FYI, nylon gears seem to be a lot stronger when printed with a 0.4mm nozzle than they are with a 0.2mm nozzle.  I think this has more to due with just the mass of the extruded plastic than anything else.  More plastic has more latent heat, which will heat the substrate more, which then bonds better when your melting temperature is so high.  

    If I had to do this again, I would probably use less teeth so I could go back to a larger gear profile, larger nozzle, and larger layer height.  Lesson learned.

  • That's a lot of plastic.

    Daren Schwenke05/20/2019 at 16:56 0 comments

    Down to printing the nylon planets now.

    Printed out two of the planets so far.  

    The first was a bit too hot at 270C.  Lowered that to 260C for the second and it's good.

    My layer adhesion wasn't that great, so my roll of nylon is spending the rest of the day in the dehydrator first.

    <EDIT> Four hours seems like enough dehydrating to bring my nylon back.  No popping noises as I extrude.

    I altered the model a little to simplify cleanup of the planets.  When using nylon, I basically have to print these with a brim or they don't stay down.  Removing said brim after printing is a PITA.  But, I have found that if I print the first layer decently fast I can peel the entire first layer off the part very cleanly after printing, along with the brim.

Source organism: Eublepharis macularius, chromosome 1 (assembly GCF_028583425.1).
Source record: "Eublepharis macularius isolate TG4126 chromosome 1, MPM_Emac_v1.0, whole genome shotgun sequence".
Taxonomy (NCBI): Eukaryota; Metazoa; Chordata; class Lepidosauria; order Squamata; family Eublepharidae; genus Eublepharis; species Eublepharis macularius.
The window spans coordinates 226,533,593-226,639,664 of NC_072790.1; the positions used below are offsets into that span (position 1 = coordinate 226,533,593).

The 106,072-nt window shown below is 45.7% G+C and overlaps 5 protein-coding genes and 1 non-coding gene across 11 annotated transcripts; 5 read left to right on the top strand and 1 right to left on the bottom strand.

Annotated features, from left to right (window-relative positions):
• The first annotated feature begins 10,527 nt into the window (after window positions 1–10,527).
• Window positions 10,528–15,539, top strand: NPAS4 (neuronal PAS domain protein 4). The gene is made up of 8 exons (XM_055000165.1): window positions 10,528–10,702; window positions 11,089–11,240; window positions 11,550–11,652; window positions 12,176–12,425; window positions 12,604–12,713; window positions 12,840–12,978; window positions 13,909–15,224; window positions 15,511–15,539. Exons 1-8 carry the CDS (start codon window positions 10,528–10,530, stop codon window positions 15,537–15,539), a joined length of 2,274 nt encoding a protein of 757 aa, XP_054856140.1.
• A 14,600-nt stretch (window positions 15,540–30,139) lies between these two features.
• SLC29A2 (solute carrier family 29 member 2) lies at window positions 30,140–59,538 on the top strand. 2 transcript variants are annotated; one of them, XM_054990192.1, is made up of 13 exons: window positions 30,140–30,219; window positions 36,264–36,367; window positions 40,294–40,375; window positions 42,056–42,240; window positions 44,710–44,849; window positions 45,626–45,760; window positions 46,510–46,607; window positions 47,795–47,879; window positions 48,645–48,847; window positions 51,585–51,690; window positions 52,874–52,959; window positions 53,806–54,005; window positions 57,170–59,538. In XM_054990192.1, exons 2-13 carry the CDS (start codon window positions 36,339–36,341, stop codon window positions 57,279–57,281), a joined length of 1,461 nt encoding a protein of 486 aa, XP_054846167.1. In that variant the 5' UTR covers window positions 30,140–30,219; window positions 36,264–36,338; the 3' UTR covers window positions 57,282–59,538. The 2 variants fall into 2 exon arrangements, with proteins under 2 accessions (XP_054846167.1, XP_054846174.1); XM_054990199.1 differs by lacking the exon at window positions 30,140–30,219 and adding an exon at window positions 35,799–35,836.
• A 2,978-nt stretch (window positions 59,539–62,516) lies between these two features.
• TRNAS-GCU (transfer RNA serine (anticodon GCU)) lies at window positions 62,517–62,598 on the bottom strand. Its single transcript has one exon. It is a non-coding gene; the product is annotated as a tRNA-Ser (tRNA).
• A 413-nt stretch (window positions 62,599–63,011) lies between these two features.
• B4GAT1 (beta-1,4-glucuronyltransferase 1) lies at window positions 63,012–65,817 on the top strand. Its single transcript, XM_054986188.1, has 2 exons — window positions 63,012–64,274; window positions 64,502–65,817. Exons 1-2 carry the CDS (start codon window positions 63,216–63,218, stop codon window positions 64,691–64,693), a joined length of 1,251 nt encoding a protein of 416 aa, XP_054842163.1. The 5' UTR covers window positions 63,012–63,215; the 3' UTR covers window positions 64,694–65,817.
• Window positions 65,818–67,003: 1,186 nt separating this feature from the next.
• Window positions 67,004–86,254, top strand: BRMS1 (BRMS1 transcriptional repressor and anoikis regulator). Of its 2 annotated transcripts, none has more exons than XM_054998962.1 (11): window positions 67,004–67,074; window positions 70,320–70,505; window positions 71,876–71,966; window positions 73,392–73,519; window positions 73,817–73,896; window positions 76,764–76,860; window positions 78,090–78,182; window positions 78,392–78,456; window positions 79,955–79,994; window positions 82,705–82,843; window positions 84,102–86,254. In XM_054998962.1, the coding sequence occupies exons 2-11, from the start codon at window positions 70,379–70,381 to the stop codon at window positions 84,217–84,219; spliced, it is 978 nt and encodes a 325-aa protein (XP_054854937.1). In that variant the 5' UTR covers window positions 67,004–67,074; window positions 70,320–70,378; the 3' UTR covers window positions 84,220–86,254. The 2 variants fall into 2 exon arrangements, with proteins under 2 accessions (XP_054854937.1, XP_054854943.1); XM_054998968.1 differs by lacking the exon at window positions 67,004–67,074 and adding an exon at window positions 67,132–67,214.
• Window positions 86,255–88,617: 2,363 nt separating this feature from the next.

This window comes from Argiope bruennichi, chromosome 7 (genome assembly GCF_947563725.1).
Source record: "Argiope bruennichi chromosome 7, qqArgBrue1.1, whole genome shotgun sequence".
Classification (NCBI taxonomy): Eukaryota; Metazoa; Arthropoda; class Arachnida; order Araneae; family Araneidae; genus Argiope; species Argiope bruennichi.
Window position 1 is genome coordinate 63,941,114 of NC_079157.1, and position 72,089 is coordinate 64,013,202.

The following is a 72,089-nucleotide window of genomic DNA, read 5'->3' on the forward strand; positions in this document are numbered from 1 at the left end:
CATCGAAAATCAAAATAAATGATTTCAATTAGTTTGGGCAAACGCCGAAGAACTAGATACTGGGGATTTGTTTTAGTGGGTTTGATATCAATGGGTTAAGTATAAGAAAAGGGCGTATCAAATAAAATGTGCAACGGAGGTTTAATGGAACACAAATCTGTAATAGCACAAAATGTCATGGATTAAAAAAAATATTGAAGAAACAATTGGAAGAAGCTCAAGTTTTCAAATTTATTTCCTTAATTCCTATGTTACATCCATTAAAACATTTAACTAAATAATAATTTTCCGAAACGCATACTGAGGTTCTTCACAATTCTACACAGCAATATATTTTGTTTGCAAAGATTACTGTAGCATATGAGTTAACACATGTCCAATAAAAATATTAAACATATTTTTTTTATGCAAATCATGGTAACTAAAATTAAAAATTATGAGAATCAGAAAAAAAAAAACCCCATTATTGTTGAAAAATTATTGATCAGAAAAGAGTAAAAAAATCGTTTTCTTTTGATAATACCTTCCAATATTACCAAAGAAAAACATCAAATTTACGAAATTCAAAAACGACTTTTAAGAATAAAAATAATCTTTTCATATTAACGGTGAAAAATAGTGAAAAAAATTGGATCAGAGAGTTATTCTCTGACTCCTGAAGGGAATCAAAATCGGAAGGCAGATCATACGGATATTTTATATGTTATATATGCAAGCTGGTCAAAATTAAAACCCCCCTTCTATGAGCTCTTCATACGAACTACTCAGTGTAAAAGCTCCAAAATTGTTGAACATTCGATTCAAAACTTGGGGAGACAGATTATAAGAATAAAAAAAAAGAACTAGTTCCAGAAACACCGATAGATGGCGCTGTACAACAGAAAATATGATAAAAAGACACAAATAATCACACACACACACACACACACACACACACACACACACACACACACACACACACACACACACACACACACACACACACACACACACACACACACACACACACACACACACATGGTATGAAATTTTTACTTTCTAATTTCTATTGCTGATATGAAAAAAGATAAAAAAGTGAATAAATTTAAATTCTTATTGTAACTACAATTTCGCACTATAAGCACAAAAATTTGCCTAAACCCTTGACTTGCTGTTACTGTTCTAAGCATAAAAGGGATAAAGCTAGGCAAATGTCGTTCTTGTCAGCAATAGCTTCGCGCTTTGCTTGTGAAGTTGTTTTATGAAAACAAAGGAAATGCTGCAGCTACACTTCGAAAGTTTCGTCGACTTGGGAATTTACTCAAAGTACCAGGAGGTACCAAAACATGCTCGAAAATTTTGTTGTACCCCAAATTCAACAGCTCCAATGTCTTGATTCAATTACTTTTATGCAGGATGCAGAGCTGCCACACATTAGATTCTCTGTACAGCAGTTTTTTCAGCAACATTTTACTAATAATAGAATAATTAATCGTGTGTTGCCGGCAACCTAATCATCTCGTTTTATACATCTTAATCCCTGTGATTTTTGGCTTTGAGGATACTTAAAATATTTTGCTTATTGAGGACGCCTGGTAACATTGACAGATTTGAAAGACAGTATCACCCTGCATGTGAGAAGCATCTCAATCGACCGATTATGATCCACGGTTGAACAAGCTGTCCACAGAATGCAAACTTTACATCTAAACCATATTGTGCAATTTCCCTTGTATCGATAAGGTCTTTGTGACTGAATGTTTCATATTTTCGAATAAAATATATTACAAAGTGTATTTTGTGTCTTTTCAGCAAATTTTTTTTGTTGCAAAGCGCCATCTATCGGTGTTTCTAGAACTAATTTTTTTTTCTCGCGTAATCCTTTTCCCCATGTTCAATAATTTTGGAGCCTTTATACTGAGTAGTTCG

So the model now has the clearance factor removed for the planet gear end which sits against the bed so it is now naturally 0.2mm taller than it should be.  On removing my first layer of 1.6mm I'm right about where I should be for my gear height and no tedious gear cleanup.  Yay.

    I have previously modeled the brim over-extrusion factor right in, by adding a 45 degree slant inward at the bottom of the gear teeth.  I don't really want to do that here as it will allow planets which want to tilt already a lot more freedom to do so.